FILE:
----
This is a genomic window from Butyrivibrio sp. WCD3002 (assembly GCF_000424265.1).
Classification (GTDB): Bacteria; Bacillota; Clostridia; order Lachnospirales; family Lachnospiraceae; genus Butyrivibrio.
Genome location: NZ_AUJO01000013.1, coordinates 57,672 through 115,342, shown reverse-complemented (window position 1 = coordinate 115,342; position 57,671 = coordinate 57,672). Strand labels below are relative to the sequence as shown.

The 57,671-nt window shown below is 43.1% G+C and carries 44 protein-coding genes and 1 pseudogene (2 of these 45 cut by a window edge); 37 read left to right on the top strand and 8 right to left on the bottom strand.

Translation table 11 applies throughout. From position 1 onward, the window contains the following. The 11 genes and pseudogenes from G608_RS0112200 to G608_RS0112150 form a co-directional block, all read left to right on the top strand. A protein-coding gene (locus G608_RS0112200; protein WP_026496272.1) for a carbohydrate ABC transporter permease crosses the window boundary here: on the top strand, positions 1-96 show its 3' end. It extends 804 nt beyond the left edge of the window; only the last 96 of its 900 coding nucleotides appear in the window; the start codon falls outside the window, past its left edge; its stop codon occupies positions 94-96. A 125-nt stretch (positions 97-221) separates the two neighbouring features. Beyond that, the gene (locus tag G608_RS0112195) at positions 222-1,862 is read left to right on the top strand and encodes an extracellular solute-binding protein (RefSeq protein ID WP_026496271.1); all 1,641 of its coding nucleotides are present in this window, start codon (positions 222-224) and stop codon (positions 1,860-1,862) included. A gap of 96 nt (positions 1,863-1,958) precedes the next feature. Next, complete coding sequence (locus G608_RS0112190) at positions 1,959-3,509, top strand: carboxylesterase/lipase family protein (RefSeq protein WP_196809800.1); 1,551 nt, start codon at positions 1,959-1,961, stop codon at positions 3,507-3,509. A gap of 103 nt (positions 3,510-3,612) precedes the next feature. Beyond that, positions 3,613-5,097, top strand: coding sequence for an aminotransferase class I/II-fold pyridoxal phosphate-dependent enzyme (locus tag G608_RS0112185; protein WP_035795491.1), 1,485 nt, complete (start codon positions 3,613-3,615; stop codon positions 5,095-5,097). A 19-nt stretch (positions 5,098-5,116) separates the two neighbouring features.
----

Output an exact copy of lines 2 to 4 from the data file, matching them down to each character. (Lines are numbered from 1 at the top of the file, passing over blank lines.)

Classification (GTDB): Bacteria; Bacillota; Clostridia; order Lachnospirales; family Lachnospiraceae; genus Butyrivibrio.
Genome location: NZ_AUJO01000013.1, coordinates 57,672 through 115,342, shown reverse-complemented (window position 1 = coordinate 115,342; position 57,671 = coordinate 57,672). Strand labels below are relative to the sequence as shown.

The 57,671-nt window shown below is 43.1% G+C and carries 44 protein-coding genes and 1 pseudogene (2 of these 45 cut by a window edge); 37 read left to right on the top strand and 8 right to left on the bottom strand.